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  • Poster presentation
  • Open Access

Multiple anomalies with scoliosis – a case study

  • 1,
  • 1,
  • 2 and
  • 2
Scoliosis20094 (Suppl 1) :P3

  • Published:


  • Hydrocephalus
  • Mild Cognitive Impairment
  • Ventriculoperitoneal Shunting
  • Cranial Compute Tomography
  • Lateral Vision


A 25-year-old woman presents with severe neck and back pain. The pain was most severe in the cervical area. PMH: She has iron deficiencey anemia. She had a vaginal birth with normal gestation. Social: She graduated from high school and she is a housewife in social anamnesis.

Physical examination

Right eye

Limited to lateral vision, neurologic consultation confirmed loss of right eye vision.


Scoliosis at the dorsal and lumbar region. After radiologic imaging of full spine, several deformities were found in the all parts of spinal column. The cevical magnetic resonance imaging (MRI) confirmed herniation from foramen magnum with cervical scoliosis.

Neuropsychological testing was consistent with attention deficit and very mild cognitive impairment. Language and praxis functions seemed to be preserved.


Cranial computed tomography and MRI revealed a severe ventriculomegaly compressing the brain cortex but sparing the cerebellum and the brainstem. Ventriculoperitoneal shunting was recommeded by neurosurgery.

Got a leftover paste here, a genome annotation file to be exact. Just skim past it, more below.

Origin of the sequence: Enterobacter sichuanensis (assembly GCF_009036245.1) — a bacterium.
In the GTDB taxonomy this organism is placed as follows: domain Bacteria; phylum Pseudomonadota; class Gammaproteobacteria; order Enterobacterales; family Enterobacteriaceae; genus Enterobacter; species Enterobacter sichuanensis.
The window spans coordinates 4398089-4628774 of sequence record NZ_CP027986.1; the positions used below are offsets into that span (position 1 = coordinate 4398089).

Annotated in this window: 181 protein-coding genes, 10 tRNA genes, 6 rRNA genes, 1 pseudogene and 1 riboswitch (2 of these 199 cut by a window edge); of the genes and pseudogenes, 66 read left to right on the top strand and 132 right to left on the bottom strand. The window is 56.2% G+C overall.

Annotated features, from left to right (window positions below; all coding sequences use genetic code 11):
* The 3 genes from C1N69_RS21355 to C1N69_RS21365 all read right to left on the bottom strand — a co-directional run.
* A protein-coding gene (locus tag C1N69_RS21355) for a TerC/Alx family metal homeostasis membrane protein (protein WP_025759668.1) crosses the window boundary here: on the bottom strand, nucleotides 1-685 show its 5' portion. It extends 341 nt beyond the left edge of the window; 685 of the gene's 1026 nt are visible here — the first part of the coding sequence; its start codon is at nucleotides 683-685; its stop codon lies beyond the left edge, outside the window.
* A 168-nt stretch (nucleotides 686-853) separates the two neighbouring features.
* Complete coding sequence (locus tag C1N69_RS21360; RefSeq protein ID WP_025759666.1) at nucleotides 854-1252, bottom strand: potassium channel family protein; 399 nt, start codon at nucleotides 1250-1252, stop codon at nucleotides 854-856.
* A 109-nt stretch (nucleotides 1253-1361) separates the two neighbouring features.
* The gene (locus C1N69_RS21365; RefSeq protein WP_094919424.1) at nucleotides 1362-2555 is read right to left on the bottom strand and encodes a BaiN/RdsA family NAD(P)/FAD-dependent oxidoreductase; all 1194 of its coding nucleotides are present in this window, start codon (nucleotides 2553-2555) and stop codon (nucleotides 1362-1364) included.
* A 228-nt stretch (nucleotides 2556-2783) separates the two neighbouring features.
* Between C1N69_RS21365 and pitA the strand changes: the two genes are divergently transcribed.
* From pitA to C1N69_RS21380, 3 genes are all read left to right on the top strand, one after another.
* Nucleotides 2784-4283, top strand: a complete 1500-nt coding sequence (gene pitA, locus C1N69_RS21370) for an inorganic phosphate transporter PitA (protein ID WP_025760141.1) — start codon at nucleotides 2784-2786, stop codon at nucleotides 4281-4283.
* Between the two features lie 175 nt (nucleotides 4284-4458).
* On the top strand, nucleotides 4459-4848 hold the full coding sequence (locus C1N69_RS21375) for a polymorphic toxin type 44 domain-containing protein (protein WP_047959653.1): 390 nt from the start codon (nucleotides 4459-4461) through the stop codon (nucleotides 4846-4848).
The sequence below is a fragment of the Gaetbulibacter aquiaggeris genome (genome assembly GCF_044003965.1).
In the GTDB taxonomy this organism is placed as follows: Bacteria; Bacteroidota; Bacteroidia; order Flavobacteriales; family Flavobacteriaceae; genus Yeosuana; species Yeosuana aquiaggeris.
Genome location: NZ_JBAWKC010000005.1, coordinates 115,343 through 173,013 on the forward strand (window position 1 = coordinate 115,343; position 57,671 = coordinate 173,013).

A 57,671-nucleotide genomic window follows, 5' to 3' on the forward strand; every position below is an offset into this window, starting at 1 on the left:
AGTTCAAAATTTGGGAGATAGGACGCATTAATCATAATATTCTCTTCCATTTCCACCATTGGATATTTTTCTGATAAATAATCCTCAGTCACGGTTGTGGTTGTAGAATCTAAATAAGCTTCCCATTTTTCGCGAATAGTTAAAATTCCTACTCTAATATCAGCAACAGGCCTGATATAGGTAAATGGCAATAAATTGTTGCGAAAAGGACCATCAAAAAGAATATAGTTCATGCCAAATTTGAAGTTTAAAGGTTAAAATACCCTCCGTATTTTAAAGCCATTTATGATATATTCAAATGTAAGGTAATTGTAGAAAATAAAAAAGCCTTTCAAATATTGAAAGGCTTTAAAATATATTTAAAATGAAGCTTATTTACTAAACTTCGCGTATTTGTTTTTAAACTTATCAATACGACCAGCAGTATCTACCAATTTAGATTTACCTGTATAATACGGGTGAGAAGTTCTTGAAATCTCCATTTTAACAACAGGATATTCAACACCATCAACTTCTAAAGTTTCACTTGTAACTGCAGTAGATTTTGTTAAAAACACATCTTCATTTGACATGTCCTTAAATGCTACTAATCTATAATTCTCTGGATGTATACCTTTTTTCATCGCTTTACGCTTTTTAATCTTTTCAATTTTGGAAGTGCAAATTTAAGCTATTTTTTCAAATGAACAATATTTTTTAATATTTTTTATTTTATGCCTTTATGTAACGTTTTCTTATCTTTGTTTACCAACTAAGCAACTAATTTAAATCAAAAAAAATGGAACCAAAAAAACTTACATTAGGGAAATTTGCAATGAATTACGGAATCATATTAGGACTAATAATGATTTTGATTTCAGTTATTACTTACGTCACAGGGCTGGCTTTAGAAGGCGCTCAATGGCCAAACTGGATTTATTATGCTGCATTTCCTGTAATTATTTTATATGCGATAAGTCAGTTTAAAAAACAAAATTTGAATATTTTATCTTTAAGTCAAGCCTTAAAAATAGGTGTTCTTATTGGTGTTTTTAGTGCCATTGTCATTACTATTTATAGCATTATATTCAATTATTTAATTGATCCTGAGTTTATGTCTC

Long-standing overt ventriculomegaly in adults is a clinical entity characterized by chronic hydrocephalus. The onset of this condition occurs in infancy with a slow evolution and onset of clinical symptoms during adulthood. Limited case reports exists which describe this condition of severe hydrocephalus with the relatively spared neurological functioning and cognitive aspects. This case report demonstrates in vivo the level of adaptation to which human brain can reach under chronic mechanic stress conditions. Scoliosis may present with other anomalies.

Authors’ Affiliations

Istanbul University Istanbul Medical Faculty, Physical Medicine and Rehabilitation, Istanbul, Turkey
Neurology Department, Istanbul University Istanbul Medical Faculty, Istanbul, Turkey


© Kesiktas et al; licensee BioMed Central Ltd. 2009

This article is published under license to BioMed Central Ltd.